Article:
Last week the Financial Times reported that whereas by August this year global goods trade had rebounded sharply since the height of the pandemic (according to the CPB World Trade Monitor), the UK was proving a notable exception, with its exports still sharply down.

Since the end of the Brexit transition period on 1 January this year, UK ministers have insisted that difficulties with trade to and from the EU would be short-lived and amounted merely to “teething problems” that would be resolved quickly once companies got used to the new arrangements.

While Opinium found evidence of clear anxiety about Brexit, this has yet to translate into a negative effect on support for the Tory party.

The Conservatives are on 40%, down 1 point compared with a fortnight ago, while Labour is down 2 points on 35%. The Lib Dems are on 8%, the Green party 7%, the SNP 5% and Plaid Cymru 1%.

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NBS Says Price Of Kerosene Hit N1, 041 per Litre In October

The National Bureau of Statistics (NBS), has disclosed that the average retail price of Household Kerosene (HHK) paid by consumers in October was N1, 041.05 per litre.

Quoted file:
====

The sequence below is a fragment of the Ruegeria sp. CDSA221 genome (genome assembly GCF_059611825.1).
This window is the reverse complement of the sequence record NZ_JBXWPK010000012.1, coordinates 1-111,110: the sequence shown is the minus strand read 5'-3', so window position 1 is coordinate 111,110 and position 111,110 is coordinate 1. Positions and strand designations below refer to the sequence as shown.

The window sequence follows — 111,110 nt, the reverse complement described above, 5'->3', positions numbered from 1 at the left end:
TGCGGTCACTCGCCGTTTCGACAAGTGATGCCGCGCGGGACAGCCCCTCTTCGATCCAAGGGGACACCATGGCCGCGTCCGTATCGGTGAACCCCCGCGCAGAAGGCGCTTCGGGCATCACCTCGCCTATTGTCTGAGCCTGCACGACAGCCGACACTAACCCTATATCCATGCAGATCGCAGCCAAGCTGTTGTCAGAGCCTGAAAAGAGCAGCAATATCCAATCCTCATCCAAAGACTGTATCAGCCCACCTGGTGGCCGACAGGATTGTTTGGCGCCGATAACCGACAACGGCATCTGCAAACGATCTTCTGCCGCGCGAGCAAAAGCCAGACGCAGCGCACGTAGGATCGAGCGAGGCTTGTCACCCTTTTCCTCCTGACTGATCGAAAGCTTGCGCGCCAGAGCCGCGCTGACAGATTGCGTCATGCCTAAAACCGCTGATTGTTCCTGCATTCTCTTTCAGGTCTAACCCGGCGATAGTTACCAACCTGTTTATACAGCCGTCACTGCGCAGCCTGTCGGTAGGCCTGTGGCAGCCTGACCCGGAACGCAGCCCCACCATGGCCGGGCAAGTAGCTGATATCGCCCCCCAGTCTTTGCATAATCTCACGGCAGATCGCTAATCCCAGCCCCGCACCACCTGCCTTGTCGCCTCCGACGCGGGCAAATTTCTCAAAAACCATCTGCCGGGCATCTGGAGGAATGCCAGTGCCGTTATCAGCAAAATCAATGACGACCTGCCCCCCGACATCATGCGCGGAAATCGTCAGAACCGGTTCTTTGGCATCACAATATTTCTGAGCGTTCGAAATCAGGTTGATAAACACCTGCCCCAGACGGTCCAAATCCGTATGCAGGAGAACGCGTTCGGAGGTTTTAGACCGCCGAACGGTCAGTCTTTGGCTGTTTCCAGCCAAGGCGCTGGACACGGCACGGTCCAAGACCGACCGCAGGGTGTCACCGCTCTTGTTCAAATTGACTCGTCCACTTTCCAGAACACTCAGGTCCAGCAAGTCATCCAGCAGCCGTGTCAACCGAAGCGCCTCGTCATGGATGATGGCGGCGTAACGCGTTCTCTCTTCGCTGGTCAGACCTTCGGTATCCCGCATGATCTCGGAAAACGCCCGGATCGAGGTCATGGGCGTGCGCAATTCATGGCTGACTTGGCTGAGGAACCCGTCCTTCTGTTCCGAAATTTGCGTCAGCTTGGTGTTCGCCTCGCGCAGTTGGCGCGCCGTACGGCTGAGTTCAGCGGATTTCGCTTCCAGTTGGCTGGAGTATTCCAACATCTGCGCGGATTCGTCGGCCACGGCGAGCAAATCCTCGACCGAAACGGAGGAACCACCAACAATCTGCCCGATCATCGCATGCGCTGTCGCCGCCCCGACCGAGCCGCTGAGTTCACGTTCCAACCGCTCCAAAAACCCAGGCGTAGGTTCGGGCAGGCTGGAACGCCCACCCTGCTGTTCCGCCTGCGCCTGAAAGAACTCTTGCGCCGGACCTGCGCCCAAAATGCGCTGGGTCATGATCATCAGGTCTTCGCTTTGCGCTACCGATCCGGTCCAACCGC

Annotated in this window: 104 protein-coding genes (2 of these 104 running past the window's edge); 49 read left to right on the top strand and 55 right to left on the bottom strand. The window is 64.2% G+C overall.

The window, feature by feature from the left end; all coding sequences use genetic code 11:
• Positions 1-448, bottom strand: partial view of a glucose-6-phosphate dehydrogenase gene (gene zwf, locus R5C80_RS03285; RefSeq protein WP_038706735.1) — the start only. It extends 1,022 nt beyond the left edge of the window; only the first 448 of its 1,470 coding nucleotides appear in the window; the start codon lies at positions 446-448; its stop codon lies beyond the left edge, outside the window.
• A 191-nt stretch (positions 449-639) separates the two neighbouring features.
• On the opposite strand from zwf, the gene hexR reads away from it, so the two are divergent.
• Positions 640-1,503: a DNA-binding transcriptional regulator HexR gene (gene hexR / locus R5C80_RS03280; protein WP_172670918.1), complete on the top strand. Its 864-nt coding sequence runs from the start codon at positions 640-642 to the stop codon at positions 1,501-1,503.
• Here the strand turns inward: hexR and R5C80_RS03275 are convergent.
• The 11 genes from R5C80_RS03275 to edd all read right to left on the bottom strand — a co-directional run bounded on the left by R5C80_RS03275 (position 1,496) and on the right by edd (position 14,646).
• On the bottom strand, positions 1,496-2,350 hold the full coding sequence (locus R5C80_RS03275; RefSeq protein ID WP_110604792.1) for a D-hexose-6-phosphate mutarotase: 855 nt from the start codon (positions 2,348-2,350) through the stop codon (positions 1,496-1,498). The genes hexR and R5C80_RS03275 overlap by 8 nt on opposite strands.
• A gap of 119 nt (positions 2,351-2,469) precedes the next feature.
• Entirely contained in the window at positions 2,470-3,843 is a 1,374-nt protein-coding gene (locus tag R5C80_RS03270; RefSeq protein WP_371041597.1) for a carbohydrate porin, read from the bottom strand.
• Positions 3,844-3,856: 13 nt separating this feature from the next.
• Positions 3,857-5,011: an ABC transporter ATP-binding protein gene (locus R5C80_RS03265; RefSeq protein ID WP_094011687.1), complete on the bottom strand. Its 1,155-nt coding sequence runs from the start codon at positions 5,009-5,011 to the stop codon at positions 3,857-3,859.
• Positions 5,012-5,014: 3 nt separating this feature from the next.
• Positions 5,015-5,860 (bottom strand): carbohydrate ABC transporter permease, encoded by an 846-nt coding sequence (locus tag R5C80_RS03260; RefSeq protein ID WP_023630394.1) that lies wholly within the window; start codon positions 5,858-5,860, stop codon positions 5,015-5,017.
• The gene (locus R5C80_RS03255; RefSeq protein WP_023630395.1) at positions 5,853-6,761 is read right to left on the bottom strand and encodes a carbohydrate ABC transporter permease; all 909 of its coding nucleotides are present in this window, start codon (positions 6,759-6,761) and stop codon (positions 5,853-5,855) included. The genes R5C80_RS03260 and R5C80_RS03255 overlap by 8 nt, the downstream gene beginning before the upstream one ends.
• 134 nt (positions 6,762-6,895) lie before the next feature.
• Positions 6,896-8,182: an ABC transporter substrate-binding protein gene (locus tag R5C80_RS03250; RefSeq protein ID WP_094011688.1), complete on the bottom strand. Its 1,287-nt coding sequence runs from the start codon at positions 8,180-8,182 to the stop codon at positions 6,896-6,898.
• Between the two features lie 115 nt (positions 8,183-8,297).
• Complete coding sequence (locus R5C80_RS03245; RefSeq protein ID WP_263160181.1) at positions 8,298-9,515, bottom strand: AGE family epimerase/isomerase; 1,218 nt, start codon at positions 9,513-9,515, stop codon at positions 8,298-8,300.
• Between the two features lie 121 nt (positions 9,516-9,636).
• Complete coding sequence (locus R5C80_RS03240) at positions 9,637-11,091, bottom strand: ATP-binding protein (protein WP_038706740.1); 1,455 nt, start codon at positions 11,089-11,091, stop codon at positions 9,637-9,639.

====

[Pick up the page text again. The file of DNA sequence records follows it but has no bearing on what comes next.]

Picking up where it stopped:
The NBS stated in its “National Household Kerosene Price Watch” for October 2022 that the average price was a 9.90 per cent increase over the N947.30 per litre recorded in September 2022.

“On a year-on-year basis, the average retail price per litre of the product increased by 145.87 per cent from N423.42 recorded in October 2021.”

On state profile analysis, the report showed that the highest average price per litre of kerosene in October 2022 was recorded in Cross River at N1,304.17, followed by Enugu at N1,300.00 and Lagos at N1,294.44.

Conversely, it said the lowest price was recorded in Borno at N783.33, followed by Rivers at N804.17 and Bayelsa at N805.67.

The NBS said that analysis by zone showed that the South-East recorded the highest average retail price per litre of Kerosene at N1,191.14, followed by the South-West at N1,142.60.

It said the North-East recorded the lowest average retail price per litre of kerosene at N905.18.

The report said the average retail price per gallon of kerosene paid by consumers in October 2022 was N3,516.87, indicating an 8.67 per cent increase from N3,236.27 recorded in September 2022.

”On a year-on-year basis, the average price per gallon of kerosene increased by 126.46 per cent from N1,552.96 recorded in October 2021.”

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No Plan To Introduce N5,000 Note- CBN

The Central Bank of Nigeria (CBN) says it has no plan to introduce N5,000 denominated banknote as being speculated by some sections of the society.